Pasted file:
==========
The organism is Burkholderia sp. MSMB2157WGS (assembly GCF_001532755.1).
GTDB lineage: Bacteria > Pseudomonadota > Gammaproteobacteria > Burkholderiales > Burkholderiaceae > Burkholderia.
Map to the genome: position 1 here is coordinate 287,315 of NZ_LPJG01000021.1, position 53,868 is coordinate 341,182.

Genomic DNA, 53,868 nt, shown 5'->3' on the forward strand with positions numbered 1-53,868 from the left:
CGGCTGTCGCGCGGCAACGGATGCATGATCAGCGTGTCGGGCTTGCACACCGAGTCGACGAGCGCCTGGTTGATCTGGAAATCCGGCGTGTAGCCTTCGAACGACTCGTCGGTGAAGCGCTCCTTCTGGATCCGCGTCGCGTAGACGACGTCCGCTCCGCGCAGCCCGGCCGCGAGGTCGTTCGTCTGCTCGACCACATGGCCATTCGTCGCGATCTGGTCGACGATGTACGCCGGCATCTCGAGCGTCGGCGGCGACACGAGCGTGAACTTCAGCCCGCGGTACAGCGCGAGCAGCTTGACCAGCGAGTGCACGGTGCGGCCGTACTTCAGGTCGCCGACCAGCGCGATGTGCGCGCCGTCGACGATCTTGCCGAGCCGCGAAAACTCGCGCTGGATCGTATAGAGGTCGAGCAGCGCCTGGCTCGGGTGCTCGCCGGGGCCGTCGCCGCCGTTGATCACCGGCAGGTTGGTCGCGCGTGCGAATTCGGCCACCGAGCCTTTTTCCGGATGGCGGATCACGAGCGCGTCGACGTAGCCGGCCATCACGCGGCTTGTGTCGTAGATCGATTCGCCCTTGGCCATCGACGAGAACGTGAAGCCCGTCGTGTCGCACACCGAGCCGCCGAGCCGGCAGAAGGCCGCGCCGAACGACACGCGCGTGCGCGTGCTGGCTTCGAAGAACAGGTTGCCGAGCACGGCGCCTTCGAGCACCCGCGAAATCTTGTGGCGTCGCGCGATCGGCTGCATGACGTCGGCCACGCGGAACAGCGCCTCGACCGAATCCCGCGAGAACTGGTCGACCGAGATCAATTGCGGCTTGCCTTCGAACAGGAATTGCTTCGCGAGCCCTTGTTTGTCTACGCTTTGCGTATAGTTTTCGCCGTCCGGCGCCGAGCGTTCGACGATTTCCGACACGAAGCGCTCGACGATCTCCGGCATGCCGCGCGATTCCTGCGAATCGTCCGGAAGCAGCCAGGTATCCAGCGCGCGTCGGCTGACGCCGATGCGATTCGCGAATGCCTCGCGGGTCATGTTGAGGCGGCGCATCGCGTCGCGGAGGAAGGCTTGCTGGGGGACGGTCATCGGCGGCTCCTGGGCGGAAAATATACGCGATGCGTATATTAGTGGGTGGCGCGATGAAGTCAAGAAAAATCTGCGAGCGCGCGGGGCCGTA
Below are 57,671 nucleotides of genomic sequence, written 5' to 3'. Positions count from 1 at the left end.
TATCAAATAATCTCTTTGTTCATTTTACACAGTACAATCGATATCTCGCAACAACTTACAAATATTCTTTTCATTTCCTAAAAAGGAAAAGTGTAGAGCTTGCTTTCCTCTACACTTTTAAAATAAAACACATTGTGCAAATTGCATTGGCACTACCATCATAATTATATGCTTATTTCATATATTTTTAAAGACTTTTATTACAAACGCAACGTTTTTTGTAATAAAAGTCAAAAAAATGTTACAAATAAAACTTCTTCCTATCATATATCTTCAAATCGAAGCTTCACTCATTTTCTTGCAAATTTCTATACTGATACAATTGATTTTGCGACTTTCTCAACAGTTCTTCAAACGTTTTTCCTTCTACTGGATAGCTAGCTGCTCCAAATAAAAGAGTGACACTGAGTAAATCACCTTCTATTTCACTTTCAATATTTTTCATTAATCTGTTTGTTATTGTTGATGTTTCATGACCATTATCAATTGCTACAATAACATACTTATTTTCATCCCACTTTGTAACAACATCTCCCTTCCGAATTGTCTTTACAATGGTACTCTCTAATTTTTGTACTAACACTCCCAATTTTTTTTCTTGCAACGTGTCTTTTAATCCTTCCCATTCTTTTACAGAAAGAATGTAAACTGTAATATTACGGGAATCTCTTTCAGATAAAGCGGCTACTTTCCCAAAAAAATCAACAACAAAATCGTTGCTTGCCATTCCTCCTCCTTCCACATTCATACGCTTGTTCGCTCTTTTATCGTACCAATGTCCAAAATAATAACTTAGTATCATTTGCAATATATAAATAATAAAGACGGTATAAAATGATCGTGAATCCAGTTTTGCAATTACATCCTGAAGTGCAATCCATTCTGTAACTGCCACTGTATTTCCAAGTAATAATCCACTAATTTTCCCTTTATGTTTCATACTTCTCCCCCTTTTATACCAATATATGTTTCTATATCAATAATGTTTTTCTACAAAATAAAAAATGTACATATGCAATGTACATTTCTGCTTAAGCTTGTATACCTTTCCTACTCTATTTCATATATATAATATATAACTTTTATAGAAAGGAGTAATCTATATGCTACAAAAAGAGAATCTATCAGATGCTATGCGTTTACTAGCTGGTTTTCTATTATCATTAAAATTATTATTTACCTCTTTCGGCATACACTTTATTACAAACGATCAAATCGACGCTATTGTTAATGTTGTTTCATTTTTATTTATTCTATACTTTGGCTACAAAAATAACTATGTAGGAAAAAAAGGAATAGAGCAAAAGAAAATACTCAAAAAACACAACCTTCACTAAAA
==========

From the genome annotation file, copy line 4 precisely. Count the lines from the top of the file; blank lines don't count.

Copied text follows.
Genomic DNA, 53,868 nt, shown 5'->3' on the forward strand with positions numbered 1-53,868 from the left: